"Goodnight," said Jim. He had stayed at the table for a long time, slowly drinking the rest of his milk and thinking about the things Pauline had said.

Over the days that followed, Jim had done a great deal of grocery shopping. Even so, he had failed to make any contacts. He then decided to broaden his scope, and had gone to the bigger marketplace of the shopping center.

This evening, the mall was quiet. Jim wished he'd had Pauline's wisdom a month ago, when the stores were crowded. Jim wandered through the record store, but saw only a rather hideous punk rocker. He went through several clothing stores, but the only women he saw there were far too fashion conscious for his taste. He saw only men in the stereo and appliances store, and the only person in the candy store was a pleasant little gray-haired lady who reminded Jim of his grandmother. There, he bought some fudge.

And finally, he came to the bookstore.

Standing at one of the fiction racks in the bookstore was an attractive young woman. She had round wire-rimmed glasses, large dangly earrings, and a small mole on the left side of her nose. Her hair seemed long but was wound up in a tight braid which was bobbypinned to her skull in a bun. She was wearing a full, gray woolen skirt and a white sweater over a tie-dyed shirt. Though her clothes were rather shapeless, she seemed to have a slim, shapely body. She stood there, reading a book.

Jim strolled as casually as he could up and down the aisles on either side of the one in which the woman stood reading. He was excited. She was attractive and intelligent! He braced himself to wander near her, but then lost his nerve and went back to the magazine racks.

He stood there, staring at magazines he didn't care at all about. He was keenly aware of the present. He felt that he had one chance, that if he didn't make some kind of move, she'd disappear and he'd never see her again.

He wandered around the aisles again, and this time managed to walk down the one in which she stood. She was blocking the way, and as he approached, she rotated to give him room to pass. He hesitated, and then spoke, trying not to sound too nervous.

"What are you reading?" he said.

She looked up at him and laughed, and waved her hand to dismiss his question. "You've never heard of him," she said.

"Oh, come on, try me," said Jim.

She closed the book and held it up for him to see. It was a collection of short stories by Donald Barthelme called Sixty Stories.

Jim was very surprised. "Barthelme!" he said. "I love his stuff!" This was true. Barthelme was a writer of abstract fiction whom Jim greatly admired. His nervousness washed away.

The woman looked at him skeptically. "Really?" she asked. "I thought he was fairly obscure."

"Maybe he is," said Jim, "But I really admire his work. The first thing I ever read by him was 'Porcupines at the University,' and it really blew my mind. You see, I'm a writer myself, and when I discovered his stuff, it opened up a whole new world for me."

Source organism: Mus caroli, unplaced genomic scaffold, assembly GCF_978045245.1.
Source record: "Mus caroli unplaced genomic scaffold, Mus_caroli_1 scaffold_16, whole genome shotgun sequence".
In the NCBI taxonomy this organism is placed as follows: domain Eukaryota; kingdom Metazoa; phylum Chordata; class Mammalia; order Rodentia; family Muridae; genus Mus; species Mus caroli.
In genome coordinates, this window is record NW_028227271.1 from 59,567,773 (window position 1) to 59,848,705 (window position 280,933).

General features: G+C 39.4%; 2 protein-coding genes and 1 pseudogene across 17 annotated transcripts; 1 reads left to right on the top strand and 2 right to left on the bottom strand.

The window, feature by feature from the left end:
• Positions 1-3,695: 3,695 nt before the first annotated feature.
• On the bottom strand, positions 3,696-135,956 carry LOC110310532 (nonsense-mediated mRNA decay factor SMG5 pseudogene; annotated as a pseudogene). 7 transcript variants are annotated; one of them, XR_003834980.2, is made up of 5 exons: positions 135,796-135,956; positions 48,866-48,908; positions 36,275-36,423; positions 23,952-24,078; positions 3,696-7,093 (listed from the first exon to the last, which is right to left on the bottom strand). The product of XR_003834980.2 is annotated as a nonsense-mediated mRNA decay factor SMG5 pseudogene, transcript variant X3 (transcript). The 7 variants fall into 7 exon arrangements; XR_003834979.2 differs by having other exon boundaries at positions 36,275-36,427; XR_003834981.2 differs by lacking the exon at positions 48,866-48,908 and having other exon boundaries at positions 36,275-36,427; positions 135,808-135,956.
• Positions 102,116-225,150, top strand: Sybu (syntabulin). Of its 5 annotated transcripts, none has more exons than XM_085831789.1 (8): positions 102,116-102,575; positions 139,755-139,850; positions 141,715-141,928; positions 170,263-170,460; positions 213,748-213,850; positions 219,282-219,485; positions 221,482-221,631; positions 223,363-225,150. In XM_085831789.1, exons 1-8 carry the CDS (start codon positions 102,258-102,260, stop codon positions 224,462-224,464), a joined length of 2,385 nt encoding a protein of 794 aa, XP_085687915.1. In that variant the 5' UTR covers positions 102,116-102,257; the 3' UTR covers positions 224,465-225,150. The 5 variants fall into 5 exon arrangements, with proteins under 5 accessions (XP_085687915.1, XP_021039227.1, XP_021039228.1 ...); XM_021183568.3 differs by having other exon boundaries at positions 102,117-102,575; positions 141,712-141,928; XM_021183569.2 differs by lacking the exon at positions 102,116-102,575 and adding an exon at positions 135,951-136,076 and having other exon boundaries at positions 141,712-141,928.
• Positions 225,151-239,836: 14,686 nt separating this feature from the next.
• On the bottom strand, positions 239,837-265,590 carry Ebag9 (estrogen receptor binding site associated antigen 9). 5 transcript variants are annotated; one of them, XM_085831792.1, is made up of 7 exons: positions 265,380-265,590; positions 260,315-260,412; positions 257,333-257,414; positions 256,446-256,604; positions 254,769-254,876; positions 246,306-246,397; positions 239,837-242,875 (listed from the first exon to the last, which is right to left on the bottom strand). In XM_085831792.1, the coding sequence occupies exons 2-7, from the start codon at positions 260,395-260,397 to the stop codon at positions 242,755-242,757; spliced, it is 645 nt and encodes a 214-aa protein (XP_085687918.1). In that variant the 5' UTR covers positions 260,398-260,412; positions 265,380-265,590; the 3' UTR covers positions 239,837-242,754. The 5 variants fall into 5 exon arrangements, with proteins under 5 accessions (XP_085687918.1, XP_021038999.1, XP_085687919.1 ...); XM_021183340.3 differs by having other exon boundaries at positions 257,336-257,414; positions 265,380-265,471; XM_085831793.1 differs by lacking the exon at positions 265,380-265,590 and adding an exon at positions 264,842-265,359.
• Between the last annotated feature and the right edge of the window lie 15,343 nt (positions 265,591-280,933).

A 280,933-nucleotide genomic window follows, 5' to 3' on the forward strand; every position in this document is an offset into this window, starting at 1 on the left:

Now the woman was interested. "Really?" she asked. "Have you gotten much published?"

Jim looked sheepish. "Well, no, not really. One story I did was printed in a little magazine called The Midnight Xerox. But I haven't tried very hard to get my stuff published. I'm still, you know, learning my craft."

"Hmm," said the woman.

In the brief lull that followed, Jim remembered Pauline's advice and snuck a peek at her hands. No rings at all. Good! But then the silence expanded and became awkward, and Jim feared the encounter might flop. He suddenly spoke up, sounding a bit too panicky, "Would you like to read some of my stuff?"

This sudden outburst startled her, and she stepped back. "Um, sure! Have you got it with you?"

Jim was becoming flustered. "No, no, I don't have it with me, no. But I could mail you something."

The woman smiled and tilted her head. "Sure, OK." She set the Barthelme book down on the shelf and started digging around in her purse. She came up with a scrap of paper and a pen. "I just love having strange men mail me things," she said, as she wrote her name and address on the scrap of paper. Then, "Here you go!" as she handed it to him.

Jim took it, and started backing away from her. "OK, thanks, um," his voice trailed off as he looked at the paper, "Thanks, Lisa! I'll put a story in the mail for you tonight."

Lisa chuckled and shook her head as she picked up the book. She looked at it for a moment, and then strode with it over to the cashier to buy it.

Jim skipped away through the empty shopping center, clutching the slip of paper as it if were the winning ticket in a million dollar lottery.

When he got home, he dug through his files, trying to decide what to send her. At last he settled on "The Empty City." He wrote a brief note, and attached it to the story. The note said, simply, "Hope you find this interesting." He signed it, and underneath his signature he wrote his phone number. Then he put the whole works into an envelope and took it to the mailbox. He was a happy man.

Copyright © 1991 by Andrew Looney.